It’s long been my dream to write a regular newspaper column. A column can be a sort of reward, often earned after an anonymous, sleep-deprived and crusty-eyed journalist toils for years in the hellish abyss of beat reporting.
But I have little interest in the career-affirming experience of those who ascend from observer to opinionist. Instead, my ego pushes me to foist my views upon a largely indifferent readership, and to do so right now.
I realize that most of this newspaper’s audience would sooner wrestle dinosaurs than elect me vox populi. Yet I am undaunted. In what will likely prove to be a vulgar misuse of my considerable power as the Herald’s features editor, I have named myself Western’s newest windbag.
I’m proud to follow so many distinguished Herald columnists, the names of whom I don’t remember. It is out of respect for those scribes’ achievements that I have waited until the fourth paragraph to announce that I’m condemning the “weekend column” tradition they so carefully built.
I have no idea what a weekend column was, is or should be. I also don’t care. At the same time, I’m not really sure what this column will become.
But I do know there are dangers in publicly voicing my opinion. The foremost of these is inevitable – people will hate me.
Take, for example, responses to commentaries I wrote this summer for the Glasgow Daily Times, the newspaper where I had previously spent the better part of four years as sports editor:
• “I would like to recommend that you take a long trip to Malawi to help the elephants you’re so concerned about, because the next time I see your name in the newspaper, I will associate it with stupidity.”
• “The nerve of Daniel Pike to question Rush Limbaugh’s qualifications to do comments on Sunday night football. What a hypocrite, what qualifications did he have to ever have been a local sports reporter? This guy was too lazy to even try to play little league. So I guess his qualifications were a high school graduate with absolutely no playing experience but in his arrogant world that was enough because it was him.”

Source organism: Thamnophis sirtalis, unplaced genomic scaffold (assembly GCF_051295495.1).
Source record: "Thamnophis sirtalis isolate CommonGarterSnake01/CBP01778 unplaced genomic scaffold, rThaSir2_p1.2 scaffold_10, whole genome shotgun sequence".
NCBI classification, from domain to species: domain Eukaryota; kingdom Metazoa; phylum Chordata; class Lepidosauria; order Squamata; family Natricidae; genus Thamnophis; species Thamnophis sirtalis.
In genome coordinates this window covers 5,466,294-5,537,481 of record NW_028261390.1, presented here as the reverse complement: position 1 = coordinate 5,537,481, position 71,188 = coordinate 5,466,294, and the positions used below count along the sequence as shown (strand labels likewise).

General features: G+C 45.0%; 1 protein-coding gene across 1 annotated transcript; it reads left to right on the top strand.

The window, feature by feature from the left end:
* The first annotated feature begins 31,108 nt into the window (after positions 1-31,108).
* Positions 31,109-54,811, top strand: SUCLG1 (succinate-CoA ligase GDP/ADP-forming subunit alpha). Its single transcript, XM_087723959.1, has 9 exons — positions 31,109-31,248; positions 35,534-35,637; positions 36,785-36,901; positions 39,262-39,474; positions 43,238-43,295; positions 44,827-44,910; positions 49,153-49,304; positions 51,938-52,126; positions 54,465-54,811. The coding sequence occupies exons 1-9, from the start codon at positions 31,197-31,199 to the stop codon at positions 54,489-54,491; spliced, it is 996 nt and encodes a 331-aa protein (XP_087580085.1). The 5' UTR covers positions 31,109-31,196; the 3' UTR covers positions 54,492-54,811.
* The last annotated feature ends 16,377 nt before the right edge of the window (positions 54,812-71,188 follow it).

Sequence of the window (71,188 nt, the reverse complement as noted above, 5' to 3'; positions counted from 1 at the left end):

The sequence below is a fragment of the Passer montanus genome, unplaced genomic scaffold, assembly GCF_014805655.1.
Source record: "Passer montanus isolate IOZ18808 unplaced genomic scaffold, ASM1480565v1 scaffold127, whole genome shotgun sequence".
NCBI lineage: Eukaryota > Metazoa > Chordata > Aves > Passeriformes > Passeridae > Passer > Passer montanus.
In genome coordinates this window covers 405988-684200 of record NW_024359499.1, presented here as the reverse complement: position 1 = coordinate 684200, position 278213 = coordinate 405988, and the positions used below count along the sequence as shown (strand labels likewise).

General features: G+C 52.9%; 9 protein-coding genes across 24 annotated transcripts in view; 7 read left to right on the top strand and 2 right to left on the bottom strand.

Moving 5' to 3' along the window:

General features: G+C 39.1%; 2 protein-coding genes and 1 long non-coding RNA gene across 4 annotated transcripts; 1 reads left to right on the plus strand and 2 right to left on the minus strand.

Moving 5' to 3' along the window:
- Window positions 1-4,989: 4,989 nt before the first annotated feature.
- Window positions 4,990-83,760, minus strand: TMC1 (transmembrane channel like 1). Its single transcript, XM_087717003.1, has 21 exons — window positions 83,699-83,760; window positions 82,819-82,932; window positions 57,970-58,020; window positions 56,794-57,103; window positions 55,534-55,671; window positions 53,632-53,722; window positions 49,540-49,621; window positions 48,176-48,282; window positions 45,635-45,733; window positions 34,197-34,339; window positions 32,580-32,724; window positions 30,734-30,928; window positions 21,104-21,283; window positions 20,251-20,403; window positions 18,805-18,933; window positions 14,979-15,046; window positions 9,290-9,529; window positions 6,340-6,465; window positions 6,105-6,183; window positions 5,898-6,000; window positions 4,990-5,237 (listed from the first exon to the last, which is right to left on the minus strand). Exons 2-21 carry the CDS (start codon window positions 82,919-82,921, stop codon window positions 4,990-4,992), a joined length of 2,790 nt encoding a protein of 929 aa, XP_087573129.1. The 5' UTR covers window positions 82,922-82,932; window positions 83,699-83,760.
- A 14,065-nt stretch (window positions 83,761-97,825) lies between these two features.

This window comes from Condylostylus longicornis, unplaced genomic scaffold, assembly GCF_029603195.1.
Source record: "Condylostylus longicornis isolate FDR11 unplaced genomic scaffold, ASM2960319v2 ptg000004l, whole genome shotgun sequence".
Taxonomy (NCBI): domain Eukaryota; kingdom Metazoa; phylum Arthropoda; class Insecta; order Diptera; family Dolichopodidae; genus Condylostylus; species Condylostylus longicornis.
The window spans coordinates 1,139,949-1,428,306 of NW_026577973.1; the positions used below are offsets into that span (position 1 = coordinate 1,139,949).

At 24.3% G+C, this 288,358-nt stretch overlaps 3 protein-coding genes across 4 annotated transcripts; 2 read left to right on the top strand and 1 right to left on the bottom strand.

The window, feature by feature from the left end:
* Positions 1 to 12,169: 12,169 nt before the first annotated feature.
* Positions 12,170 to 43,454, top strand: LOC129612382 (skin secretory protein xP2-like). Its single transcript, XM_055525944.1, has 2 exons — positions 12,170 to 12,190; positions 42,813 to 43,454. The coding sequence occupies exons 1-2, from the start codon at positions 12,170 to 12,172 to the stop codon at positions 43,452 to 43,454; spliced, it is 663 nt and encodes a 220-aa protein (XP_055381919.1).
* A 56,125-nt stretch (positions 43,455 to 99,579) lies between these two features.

Obviously, I take issue with the latter position. First, I never said Limbaugh would appear on Sunday night football. Second, not only did I play little league, but I was an all-star in basketball.
Granted, I often struggled mightily to cram my Doritos-fattened mass into the jersey, and I don’t recall ever really being cognizant of what was occurring on the court, and I made the team only because several of the other big guys were too old – including a guy named Tony Driver, now a safety for the Buffalo Bills, who would later dunk in a seventh grade game while I used my obese, weak body to prevent the bench from floating away.
But I was an all-star nonetheless, and I’ve got the tiny plastic trophy to prove it.
I digress. In all seriousness, I will make every effort to make this column worth your two minutes, beginning next week. Much of it will be written in the first person – bollocks to those militant journalism folks who frown on that sort of thing; this ain’t the Op-Ed page – but with luck and a few rare exceptions, it will not be about me.
If I do my job, I’ll make some of you mad. If I do my job well, I’ll make some of you mad enough to send me love letters even sweeter than those above.
But as far as the weekend goes, you’ll have to fend for yourselves.
Daniel Pike is the Herald features editor and a senior print journalism major from Glasgow. His column appears on Thursdays. Reach him at [email protected]